LOURDES GARCIA-NAVARRO, HOST:
Guns have mostly gone silent across western and northern Syria following an agreement by dozens of fighting groups to cease hostilities. Several skirmishes have been reported, but the fragile truce that went into effect Friday at midnight appears to be holding, but the human suffering continues. Syria and its ally Russia bombed large areas in an effort to take new ground before the cease-fire went into effect. This led to tens of thousands of civilians fleeing for the relative safety of Turkey. But NPR's Alice Fordham says many couldn't get in when Turkey suddenly shut its borders.
UNIDENTIFIED MAN #1: (Foreign language spoken).
ALICE FORDHAM, BYLINE: A running race tears across a schoolyard in a Turkish-run refugee camp near the Syrian border in Turkey. An administrator gives us a tour.
UNIDENTIFIED MAN #2: Now are going to the high school building.
FORDHAM: So this camp is laid out in wide, clean, gray avenues of white containers. There's washing hanging out, kids running around, it's clean and tidy. And it all feels quite permanent here.
There's lots of activities, but in a beauty salon full of would-be hairdressers, the talk is all about the people trying to get to where we are. One young woman, Nour Mohammad, tells us her loved ones are on the run north of the city of Aleppo.
NOUR MOHAMMAD: (Through interpreter) The most important thing is my brothers and my relatives are all there.
FORDHAM: She says some of her relatives are civilians who want to get into Turkey but have been stopped at the border by Turkish authorities, and she's so worried about them.
MOHAMMAD: (Through interpreter) My oldest brother's 18 and then the others are 15 and 14.
FORDHAM: They're with the rebellion and stayed to defend their town, but it's so dangerous now even they would leave if the crossing was still open. But in recent weeks, controls have been much tighter. At the clinic in this camp, it's a little overcrowded, but people do have access to treatment. Over on the Syrian side of the border, hospitals have been hit by airstrikes. Aid routes have been blocked. A woman named Sultan, too afraid to give her last name, says her village was besieged and then taken over by regime loyalists.
SULTAN: (Foreign language spoken).
FORDHAM: She too has relatives who tried to cross the border but were stopped. She says they're stuck just on the other side and the conditions are terrible. Camps set up there have swelled. They're short of toilets and tents and it's been rainy. In the nearby town of Kilis, I meet a Syrian aid worker named Asaad Ahmed who was in Syria lately.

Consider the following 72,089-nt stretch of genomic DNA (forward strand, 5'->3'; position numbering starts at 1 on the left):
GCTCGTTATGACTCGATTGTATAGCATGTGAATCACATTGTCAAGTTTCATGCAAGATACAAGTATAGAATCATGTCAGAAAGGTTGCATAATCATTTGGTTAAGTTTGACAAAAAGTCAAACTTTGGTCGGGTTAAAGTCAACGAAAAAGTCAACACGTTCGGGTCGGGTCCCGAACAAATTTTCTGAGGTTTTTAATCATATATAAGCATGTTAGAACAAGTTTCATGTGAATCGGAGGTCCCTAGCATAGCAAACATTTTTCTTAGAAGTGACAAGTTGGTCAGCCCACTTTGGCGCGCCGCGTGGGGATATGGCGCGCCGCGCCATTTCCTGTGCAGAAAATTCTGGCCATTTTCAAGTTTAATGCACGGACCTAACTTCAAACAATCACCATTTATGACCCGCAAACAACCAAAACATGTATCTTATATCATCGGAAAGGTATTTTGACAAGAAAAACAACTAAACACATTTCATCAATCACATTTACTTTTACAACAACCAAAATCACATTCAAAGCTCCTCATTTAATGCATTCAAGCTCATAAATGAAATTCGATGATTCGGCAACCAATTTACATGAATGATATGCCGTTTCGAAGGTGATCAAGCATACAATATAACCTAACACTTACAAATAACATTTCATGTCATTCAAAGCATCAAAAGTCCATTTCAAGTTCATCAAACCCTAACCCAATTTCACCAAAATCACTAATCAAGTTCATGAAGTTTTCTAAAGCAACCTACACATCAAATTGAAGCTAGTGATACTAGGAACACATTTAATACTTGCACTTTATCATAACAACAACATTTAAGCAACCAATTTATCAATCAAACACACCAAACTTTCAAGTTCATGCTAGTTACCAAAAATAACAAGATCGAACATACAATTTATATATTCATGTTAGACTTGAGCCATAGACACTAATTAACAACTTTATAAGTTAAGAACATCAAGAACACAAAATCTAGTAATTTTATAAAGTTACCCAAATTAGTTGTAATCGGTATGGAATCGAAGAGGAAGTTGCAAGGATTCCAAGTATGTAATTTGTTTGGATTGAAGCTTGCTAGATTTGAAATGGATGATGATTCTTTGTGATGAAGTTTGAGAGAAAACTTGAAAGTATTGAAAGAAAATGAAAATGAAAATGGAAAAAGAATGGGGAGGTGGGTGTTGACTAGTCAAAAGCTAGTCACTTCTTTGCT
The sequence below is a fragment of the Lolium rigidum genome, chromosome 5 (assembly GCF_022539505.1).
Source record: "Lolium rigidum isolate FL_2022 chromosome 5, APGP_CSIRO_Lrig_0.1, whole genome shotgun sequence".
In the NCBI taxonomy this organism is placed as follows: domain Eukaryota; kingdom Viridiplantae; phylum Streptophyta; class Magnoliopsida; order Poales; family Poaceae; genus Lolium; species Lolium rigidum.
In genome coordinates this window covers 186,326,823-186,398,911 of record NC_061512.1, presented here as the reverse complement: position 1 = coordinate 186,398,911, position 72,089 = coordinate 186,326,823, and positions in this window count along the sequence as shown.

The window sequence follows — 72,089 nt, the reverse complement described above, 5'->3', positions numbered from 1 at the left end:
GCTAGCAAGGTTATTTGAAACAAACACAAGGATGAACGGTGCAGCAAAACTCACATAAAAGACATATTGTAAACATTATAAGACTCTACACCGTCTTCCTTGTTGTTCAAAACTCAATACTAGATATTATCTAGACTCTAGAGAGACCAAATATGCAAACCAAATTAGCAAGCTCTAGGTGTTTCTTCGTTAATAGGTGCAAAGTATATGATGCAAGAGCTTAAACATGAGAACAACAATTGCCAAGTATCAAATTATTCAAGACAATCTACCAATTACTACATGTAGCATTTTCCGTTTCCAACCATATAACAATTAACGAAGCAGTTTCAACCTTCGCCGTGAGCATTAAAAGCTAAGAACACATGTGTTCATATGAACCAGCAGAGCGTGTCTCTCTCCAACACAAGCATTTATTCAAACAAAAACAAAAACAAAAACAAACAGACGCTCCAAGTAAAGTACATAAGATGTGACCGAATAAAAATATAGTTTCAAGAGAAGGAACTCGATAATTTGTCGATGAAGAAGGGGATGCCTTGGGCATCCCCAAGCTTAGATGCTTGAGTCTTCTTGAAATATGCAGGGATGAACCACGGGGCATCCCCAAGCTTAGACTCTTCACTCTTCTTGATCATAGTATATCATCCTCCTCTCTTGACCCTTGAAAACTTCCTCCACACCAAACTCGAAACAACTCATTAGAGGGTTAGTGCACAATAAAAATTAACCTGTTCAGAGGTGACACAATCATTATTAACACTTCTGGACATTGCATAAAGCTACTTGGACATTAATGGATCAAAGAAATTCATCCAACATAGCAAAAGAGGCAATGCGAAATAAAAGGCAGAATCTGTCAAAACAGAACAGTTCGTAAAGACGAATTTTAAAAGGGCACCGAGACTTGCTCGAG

ASAAD AHMED: (Foreign language spoken).
FORDHAM: In the border town of Azaz, he says, there were nearly 50,000 families not even getting bread.
AHMED: (Foreign language spoken).
FORDHAM: And the new tents are flimsy so they're damaged in the rain and wind. Like some international rights groups, Ahmed thinks Turkey should at least let vulnerable civilians in. But Turkey has already taken in nearly three million Syrian refugees, and when I visit the governor of this border province of Kilis, Suleyman Tapsiz, he points out he's also been under pressure from the U.S. to tighten the border and stop jihadists getting into Syria.
SULEYMAN TAPSIZ: (Through interpreter) Please, protect your borders USA said to us, but it right now - right now we are protecting our borders very strictly. That is the case.
FORDHAM: The governor says people with the right paperwork and the wounded are still allowed to cross. And he says Turkey should be allowed to use tough measures - the U.S. does. He even visited the U.S.-Mexico border and shows me his report about the border controls there.
TAPSIZ: (Foreign language spoken).
FORDHAM: So this is a photo of a checkpoint on the highway.
UNIDENTIFIED MAN: Yeah, as you see...
TAPSIZ: (Foreign language spoken).
FORDHAM: Oh, yeah, with a K-9 search and everything.
Tough measures don't stop people trying to get in, but they do raise the price. I meet one Syrian refugee, Rana Hammoud, who tells me some relatives managed to get to Turkey earlier this month.
RANA HAMMOUD: (Through interpreter) They all came by smuggling.
FORDHAM: It cost the destitute family $1,300 to get each family member across. How could they afford it?
HAMMOUD: (Through interpreter) They're selling their land in Syria.
FORDHAM: A desperate measure for a farming family, but she tells me now even the smuggling route isn't working anymore. She can't get other relatives out. They're stuck at the mercy of powers far beyond their control. Alice Fordham, NPR News, Kilis, southern Turkey.
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